Wednesday, 29 September 2010

Brazilian adventures - end of weeks 2 and 3....

After all the excitement of the first week here in Barra de Tijuca, weeks two and three have been a bit of a blur and I can't believe how fast the time has passed. Four months and three weeks prior to coming to Brazil, I was at the end of another adventure on the other side of the world in Thailand. Sat at home on a very damp and dreary Wednesday afternoon, wondering 'had I really been to Thailand?',I looked out of the window to see the wind and rain and it was enough for me to reach for the phone and book a flight to Rio. Once everything was finalised with the flights and accommodation, I started to mark off the days and at the time, sixteen weeks to count down seemed like an eternity.

Fast forward nineteen weeks and I am now on my last week of my BJJ adventures and now it seems like yesterday that I was sat back in the UK, pining for sunnier climes. The weekdays here in Rio follow the same pattern, training at 2pm in Dennis's class and then training in Gordo's class at 630pm. The house has filled up in the last week and there are people from all over the world living their dreams and all training hard. The weather has been hit and miss the last two weeks, with a few damp days in a row, which makes drying training gear a nightmare on the washing lines. That said, as I type up these notes in the early morning, the sun is making an appearance, so hopefully we'll all have dry gi's and rash guards to train in today - HOORAH!!

There's a great mix of people at the house, from all corners of the world, including Russia, Sweden, Norway, Holland, Australia, USA and more and at all belt levels; two days ago Carlos Rocha arrived here to prepare for his upcoming UFC 122 bout against Kris Mc Cray and made himself a popular house mate in no time.

As for my own training, I am still doing two classes a day, the 2pm class and the evening class at 630pm; in the afternoon class, most of the housemates are in attendance, which makes for great training and bonding new friendships between each other, as well as lots of japes and general mickey taking.

The evening classes are the ones I look forward to, as there many senior grades on the mats and is the ideal chance for me to put into practice, the techniques learned in the afternoon class with Dennis, as well as all the other helpful hints from other senior grades, such as Jeremy Arel, founder of Gerbil Jiu Jitsu and in the photograph below.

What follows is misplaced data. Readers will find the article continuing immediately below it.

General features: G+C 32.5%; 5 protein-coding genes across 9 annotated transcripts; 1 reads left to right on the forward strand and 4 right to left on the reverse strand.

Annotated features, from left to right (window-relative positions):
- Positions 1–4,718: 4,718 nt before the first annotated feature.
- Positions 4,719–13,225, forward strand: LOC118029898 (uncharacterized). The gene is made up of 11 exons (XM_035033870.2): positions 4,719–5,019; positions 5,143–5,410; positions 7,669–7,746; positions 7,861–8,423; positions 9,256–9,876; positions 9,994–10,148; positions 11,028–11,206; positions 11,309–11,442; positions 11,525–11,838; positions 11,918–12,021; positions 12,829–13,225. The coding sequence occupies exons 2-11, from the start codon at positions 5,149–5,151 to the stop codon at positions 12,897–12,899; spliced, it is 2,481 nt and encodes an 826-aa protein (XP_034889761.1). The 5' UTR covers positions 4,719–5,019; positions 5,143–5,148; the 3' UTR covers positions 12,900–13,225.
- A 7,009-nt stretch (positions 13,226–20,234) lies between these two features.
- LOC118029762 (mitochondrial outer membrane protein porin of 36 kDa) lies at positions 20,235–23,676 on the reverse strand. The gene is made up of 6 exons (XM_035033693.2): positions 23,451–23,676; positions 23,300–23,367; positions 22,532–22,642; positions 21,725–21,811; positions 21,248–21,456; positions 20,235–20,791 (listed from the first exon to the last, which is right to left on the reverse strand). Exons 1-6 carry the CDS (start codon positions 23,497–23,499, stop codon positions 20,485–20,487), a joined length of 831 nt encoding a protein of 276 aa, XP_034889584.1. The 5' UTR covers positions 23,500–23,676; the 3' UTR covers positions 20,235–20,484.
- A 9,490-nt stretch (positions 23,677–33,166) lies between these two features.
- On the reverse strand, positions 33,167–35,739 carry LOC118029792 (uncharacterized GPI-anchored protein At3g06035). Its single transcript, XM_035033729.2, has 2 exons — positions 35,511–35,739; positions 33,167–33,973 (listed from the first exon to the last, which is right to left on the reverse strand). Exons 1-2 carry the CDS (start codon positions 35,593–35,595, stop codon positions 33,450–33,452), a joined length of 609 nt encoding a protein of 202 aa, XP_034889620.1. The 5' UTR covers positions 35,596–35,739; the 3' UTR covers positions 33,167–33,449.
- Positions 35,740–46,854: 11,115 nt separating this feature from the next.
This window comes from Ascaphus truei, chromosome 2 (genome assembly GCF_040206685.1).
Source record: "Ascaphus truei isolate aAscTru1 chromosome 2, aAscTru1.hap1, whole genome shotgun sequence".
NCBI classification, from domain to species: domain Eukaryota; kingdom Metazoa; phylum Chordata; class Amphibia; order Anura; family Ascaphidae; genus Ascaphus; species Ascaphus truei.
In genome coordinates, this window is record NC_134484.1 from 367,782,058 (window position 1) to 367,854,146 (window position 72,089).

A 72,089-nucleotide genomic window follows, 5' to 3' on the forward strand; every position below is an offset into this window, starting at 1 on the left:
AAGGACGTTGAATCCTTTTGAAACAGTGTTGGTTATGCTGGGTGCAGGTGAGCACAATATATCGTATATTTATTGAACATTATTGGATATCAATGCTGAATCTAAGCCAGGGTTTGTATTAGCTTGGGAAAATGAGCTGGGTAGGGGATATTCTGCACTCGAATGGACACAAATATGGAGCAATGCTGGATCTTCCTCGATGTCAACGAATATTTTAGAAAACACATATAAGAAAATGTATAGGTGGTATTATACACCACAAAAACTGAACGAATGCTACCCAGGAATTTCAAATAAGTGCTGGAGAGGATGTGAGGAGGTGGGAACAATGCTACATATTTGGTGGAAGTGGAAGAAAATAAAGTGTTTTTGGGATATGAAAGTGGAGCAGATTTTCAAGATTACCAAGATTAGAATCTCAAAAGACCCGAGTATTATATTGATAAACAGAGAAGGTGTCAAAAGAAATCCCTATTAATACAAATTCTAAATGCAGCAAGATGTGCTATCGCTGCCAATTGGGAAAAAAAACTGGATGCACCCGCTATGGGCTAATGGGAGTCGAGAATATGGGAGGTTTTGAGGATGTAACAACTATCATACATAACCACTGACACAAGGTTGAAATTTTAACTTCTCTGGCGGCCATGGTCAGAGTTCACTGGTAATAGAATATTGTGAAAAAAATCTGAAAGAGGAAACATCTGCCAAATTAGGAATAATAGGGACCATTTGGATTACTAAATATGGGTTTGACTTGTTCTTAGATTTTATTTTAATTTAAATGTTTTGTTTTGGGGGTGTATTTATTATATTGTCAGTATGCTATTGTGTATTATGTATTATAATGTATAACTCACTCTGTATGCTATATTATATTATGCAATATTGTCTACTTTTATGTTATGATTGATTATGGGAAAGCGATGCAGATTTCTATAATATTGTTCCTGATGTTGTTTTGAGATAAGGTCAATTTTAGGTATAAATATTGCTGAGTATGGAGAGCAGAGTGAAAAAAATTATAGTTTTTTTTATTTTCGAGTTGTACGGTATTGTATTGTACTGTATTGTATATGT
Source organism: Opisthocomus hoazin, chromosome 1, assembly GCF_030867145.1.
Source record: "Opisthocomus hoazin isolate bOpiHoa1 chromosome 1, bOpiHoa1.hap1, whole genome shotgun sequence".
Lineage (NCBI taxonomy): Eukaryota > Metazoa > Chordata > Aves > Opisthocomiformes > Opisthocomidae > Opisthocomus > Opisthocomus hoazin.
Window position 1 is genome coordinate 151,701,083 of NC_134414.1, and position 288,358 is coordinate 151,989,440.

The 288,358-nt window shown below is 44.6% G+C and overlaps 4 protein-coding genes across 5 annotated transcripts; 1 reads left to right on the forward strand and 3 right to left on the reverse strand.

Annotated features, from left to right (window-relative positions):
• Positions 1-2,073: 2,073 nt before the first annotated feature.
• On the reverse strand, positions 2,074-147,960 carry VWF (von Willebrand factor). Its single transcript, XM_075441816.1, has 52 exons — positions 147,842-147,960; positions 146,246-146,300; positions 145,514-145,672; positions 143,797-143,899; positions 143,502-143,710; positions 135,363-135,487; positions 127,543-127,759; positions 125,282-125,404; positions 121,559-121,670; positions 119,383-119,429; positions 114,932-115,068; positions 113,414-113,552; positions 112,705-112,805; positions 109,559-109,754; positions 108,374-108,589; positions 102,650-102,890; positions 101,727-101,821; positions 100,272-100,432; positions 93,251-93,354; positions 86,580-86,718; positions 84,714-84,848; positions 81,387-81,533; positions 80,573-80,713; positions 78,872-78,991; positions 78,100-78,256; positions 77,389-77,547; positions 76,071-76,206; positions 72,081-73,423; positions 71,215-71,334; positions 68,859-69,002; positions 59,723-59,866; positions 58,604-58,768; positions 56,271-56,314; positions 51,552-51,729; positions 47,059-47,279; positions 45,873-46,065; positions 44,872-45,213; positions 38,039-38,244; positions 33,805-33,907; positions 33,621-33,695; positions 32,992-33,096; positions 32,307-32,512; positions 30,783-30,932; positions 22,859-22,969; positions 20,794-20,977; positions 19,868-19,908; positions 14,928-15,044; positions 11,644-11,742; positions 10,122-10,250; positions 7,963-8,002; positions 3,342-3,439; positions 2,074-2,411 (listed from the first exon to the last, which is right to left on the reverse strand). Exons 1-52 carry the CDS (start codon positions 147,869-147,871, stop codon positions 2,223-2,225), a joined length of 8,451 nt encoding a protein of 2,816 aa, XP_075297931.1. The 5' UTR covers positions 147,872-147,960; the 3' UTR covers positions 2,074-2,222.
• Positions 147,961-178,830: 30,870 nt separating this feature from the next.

Jeremy is training here full time and has vowed to stay here in Rio until he gets his black belt and is not shaving until he gets the job done; Jeremy has shown me a number of little pointers to help improve my game, as well an unstoppable guard pass (which remains a secret for a while lol) that I've been using with high success in the evening classes against the purple and brown belts. I've yet to try it out on the black belts, because they don't usually let me get that far down the line in the first place!

Two days ago saw the arrival of Teta, who teaches at Frontline Academy in Oslo and is here for one week visiting family and friends and marked the beginning of my cauliflower hand. I've rolled with many black belts, but Teta seemed and felt a breed apart and at least five steps ahead of the game, well my game that's for sure. With a smile on his face after each submission, it was a long and tortuous ten minutes on the mats with Teta, but I'm sure I learned a lot, aside from tapping out that is.

Other memorable rolls have been with the purple belts at the club; some have been all out wars for the whole round, whilst others have been one sided traffic, both for them and myself and some have been technical from start to finish. Of the brown belts I've rolled with, Jeremy feels like a steam roller, as he applies the pressure game, leaving no openings at all and Rafael never ever breaks a sweat and taps you out time and time again, making you wonder if you really deserve your purple belt at all! As for the black belts, well they ain't a black belt for nothing as they give you a thorough going over, but never hurting you and after every submission, they came back with a few words on where you went wrong and tips on improving your positions.

For the time I have been here, I haven't seen anything groundbreaking regards the techniques shown (although I have seen a few slick sweeps and passes), it's more the little gems of advice from the senior grades that have made all the difference to my game. Rather than showing me new ways to move and execute techniques, they have shown me tweaks and pointers on the things I do in every roll, as well as pointers on keeping my positions tight and from this I go back to each session and try them out in the afternoon class and in the evening classes against the purple belts and I'm not doing a bad job if I may say so myself, which I'm sure is what it's all about :)

So, that's been the last two weeks out here in Rio; training hard through the week and R+R at the weekend, taking in the sights, sounds and beers of Ipanema and Copacabana, as well as all the touristy stuff such as visiting Sugar Loaf and Cristo Redemptor, keeping the yin and yang in equal balance. Tomorrow (Thursday) will see me embark on a new chapter in my life, as I turn the big four zero and only then will I know that if indeed, life does truly begin. From where I am sat in Rio, with a fine view of the Pedra de Gavea, the sun in the clouds and training a few hours away, I think I already know the answer.........

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